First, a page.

Training the Self

Training the Self

How personal improvement is the new religion… and the old one too

What saves a man is to take a step. Then another step.
It is always the same step, but you have to take it.
—Antoine de Saint-Exupéry, Wind, Sand and Stars (quoted in Rubin, 103)

Pilgrim’s Progress on Steroids

John Buchan wrote The Thirty Nine Steps and many other thrillers set in the era of the Great Game. They are classics of a kind, but very much of their time – xenophobic, colonialist and chauvinistic at their best. I was struck recently by an article claiming that Buchan’s writing exhibited a ‘Christian existentialism’. My understanding of this was that unlike the country house mysteries of Agatha Christie, there is no question of whodunit. Instead the hero of a Buchan novel knows very well that he is running for his life. The question is one of survival. Also, unlike the country house mystery, there is no cosy coterie of neighbours who are all potential suspects. Instead it’s almost always one or two plucky heroes alone against the perilous world. This is an individualist quest for salvation. I found it amusing to imagine the great chases through the Scottish Hills as a kind of Pilgrim’s Progress on steroids — and with much higher stakes.

You must change your life

I stood in a bookshop recently for considerably longer than planned, to skim through Peter Sloterdijk’s book You Must Change Your Life. Sloterdijk is a German TV presenter and philosopher who seems in recent years to have taken on the mantle of the greatest living prophet of European philosophy. He seems much more conservative, however, than that other chief contender for the title, Alain Badiou. He is also both a follower of and a challenger of Nietszche.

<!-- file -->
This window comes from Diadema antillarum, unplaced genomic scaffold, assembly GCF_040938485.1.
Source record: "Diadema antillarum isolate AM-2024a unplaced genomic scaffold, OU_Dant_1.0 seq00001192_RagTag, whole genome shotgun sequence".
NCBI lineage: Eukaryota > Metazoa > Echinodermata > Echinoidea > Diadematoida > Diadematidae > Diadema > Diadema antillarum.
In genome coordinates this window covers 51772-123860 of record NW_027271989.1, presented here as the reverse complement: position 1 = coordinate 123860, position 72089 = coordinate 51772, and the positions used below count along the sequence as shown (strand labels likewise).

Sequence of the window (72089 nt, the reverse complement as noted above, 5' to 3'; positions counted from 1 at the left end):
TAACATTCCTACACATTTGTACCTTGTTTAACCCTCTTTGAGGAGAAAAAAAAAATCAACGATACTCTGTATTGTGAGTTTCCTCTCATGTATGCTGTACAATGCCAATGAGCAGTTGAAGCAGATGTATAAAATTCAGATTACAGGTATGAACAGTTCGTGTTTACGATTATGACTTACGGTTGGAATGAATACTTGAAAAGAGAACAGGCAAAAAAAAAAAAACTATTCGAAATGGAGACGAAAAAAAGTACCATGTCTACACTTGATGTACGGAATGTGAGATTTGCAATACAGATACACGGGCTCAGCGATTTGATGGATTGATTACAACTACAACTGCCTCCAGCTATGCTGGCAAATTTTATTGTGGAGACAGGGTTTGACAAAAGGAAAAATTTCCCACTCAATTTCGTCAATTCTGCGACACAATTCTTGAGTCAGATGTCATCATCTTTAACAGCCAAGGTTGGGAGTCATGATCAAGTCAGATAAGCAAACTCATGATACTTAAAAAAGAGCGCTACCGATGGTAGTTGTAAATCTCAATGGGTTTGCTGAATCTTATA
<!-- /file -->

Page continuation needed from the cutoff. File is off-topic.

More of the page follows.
There is a great deal of interesting stuff in YMCYL, far more than could be accessed in a few minutes standing at a book shelf (see this review, for instance). But the basic idea is that Nietszche’s death of God was perceived as a tragedy, because of the realisation that there is now no-one to tell us how to live our lives. The only thing we have left is the obvious feeling that we could be doing it better, that improvement of the self is not entirely beyond our reach. Between Nietszche’s time and ours, says Sloterdijk, there has been a great proliferation of training regimes, schemes to help us to live better. We look to all sorts of teachers, trainers and gurus to learn the right techniques. He presents a brief typology of these in his book. In fact, he says, we are living in an era of ‘anthropotechnique’, in which we are encouraged to improve systematically.